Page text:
Major Taylor : the inspiring story of a black cyclist and the men who helped him achieve worldwide fame
Major Taylor : the inspiring story of a black cyclist and the men who helped him achieve worldwide fame

Kerber, Conrad, author.


Physical Description
xii, 418 pages, 16 unnumbered pages of plates : illustrations, portraits ; 24 cm

Personal Subject
Taylor, Major, 1878-1932.

Subject Term
African American cyclists -- Biography.
Cyclists -- United States -- Biography.
Cycling -- History -- 20th century.
Discrimination in sports -- History -- 20th century.

Added Author
LeMond, Greg,

"In the wake of the Tour de France's fallen heroes, the story of one of history's most legendary cyclists provides a much-needed antidote. In 1907 the world's most popular athlete was not Cy Young or Ty Cobb. Rather, he was a black bicycle racer named "Major" Taylor. In his day, Taylor became a spiritual and athletic idol. He was the fastest man in America and a champion who prevailed over unspeakable cruelty. The men who aided him were among the most colorful to emerge from the era. When hotel and restaurant operators denied Taylor food and lodgings, forcing him to sleep in horse stables and to race hungry, there was a benevolent racer-turned-trainer named Birdie Munger, who took Taylor under his wing and into his home. Then along came Arthur Zimmerman, an internationally famous bike racer, who gently mentored Taylor when some riders drew the color line and refused to race against him. Taylor's manager, pugnacious Irishman and famed Broadway producer William Brady, stood up for him when track owners tried barring him from competition. From the Old World came a rakishly handsome, mustachioed sports promoter named Victor Breyer, who lured Taylor overseas for a dramatic, Seabiscuit versus War Admiral-like match race that would be widely remembered a quarter century later"--Jacket.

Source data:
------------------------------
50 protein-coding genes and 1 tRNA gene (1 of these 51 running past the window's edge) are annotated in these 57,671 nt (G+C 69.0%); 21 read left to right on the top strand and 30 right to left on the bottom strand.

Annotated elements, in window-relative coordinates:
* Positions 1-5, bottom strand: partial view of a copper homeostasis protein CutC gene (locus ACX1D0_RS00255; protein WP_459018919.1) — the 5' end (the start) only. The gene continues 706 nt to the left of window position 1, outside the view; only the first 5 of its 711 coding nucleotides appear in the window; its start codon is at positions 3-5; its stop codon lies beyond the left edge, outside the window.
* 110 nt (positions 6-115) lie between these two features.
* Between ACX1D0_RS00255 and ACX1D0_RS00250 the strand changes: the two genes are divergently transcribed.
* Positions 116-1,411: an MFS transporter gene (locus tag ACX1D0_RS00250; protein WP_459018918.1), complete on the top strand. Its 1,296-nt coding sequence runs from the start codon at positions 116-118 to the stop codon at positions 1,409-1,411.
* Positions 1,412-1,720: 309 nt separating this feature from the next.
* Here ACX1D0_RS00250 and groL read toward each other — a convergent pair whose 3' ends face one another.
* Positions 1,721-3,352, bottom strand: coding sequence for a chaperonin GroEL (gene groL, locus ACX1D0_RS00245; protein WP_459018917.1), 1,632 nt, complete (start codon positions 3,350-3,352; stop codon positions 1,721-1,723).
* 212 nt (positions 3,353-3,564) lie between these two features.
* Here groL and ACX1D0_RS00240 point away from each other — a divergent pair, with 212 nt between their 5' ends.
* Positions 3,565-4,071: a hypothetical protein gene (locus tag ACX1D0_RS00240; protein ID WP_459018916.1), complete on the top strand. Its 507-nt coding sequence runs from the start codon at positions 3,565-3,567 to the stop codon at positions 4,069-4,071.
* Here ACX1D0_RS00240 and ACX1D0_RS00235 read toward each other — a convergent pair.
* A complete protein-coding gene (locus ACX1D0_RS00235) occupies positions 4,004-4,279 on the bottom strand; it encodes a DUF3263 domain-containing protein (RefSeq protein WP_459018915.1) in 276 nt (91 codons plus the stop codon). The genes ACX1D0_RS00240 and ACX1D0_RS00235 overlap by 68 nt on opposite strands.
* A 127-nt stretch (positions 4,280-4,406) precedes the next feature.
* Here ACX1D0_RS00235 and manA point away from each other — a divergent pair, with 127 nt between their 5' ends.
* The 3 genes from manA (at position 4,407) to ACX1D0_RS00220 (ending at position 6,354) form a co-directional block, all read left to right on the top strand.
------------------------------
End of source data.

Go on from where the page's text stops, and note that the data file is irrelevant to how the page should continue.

LibraryMaterial TypeCall NumberItem AvailableCopiesStatus
R.H. Stafford Library (Woodbury)Book921 TAYLOR11Nonfiction Collection